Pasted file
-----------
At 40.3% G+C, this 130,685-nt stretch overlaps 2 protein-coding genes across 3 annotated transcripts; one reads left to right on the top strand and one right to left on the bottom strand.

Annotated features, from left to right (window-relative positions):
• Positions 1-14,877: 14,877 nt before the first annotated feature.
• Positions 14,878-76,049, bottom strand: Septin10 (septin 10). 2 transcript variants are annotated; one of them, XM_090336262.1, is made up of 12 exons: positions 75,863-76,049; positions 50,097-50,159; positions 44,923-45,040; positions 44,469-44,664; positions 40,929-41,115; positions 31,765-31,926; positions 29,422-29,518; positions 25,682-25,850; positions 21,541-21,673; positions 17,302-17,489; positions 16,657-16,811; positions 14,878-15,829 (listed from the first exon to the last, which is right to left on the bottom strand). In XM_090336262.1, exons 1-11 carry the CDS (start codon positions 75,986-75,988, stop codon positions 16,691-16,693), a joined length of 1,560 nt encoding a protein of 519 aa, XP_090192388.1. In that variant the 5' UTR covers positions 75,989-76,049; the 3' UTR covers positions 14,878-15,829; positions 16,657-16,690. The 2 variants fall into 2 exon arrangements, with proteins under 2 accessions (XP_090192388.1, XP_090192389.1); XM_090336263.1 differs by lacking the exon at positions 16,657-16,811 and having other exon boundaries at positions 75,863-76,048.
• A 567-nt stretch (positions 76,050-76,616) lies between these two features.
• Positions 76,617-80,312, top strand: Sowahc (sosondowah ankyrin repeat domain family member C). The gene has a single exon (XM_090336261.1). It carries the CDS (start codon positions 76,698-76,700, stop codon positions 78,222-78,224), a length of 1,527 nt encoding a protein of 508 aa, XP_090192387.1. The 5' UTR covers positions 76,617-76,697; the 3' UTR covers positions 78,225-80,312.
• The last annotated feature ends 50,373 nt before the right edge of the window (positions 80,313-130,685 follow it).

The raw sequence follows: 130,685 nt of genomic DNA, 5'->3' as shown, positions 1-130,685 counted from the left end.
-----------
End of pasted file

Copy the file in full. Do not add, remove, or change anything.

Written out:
At 40.3% G+C, this 130,685-nt stretch overlaps 2 protein-coding genes across 3 annotated transcripts; one reads left to right on the top strand and one right to left on the bottom strand.

Annotated features, from left to right (window-relative positions):
• Positions 1-14,877: 14,877 nt before the first annotated feature.
• Positions 14,878-76,049, bottom strand: Septin10 (septin 10). 2 transcript variants are annotated; one of them, XM_090336262.1, is made up of 12 exons: positions 75,863-76,049; positions 50,097-50,159; positions 44,923-45,040; positions 44,469-44,664; positions 40,929-41,115; positions 31,765-31,926; positions 29,422-29,518; positions 25,682-25,850; positions 21,541-21,673; positions 17,302-17,489; positions 16,657-16,811; positions 14,878-15,829 (listed from the first exon to the last, which is right to left on the bottom strand). In XM_090336262.1, exons 1-11 carry the CDS (start codon positions 75,986-75,988, stop codon positions 16,691-16,693), a joined length of 1,560 nt encoding a protein of 519 aa, XP_090192388.1. In that variant the 5' UTR covers positions 75,989-76,049; the 3' UTR covers positions 14,878-15,829; positions 16,657-16,690. The 2 variants fall into 2 exon arrangements, with proteins under 2 accessions (XP_090192388.1, XP_090192389.1); XM_090336263.1 differs by lacking the exon at positions 16,657-16,811 and having other exon boundaries at positions 75,863-76,048.
• A 567-nt stretch (positions 76,050-76,616) lies between these two features.
• Positions 76,617-80,312, top strand: Sowahc (sosondowah ankyrin repeat domain family member C). The gene has a single exon (XM_090336261.1). It carries the CDS (start codon positions 76,698-76,700, stop codon positions 78,222-78,224), a length of 1,527 nt encoding a protein of 508 aa, XP_090192387.1. The 5' UTR covers positions 76,617-76,697; the 3' UTR covers positions 78,225-80,312.
• The last annotated feature ends 50,373 nt before the right edge of the window (positions 80,313-130,685 follow it).

The raw sequence follows: 130,685 nt of genomic DNA, 5'->3' as shown, positions 1-130,685 counted from the left end.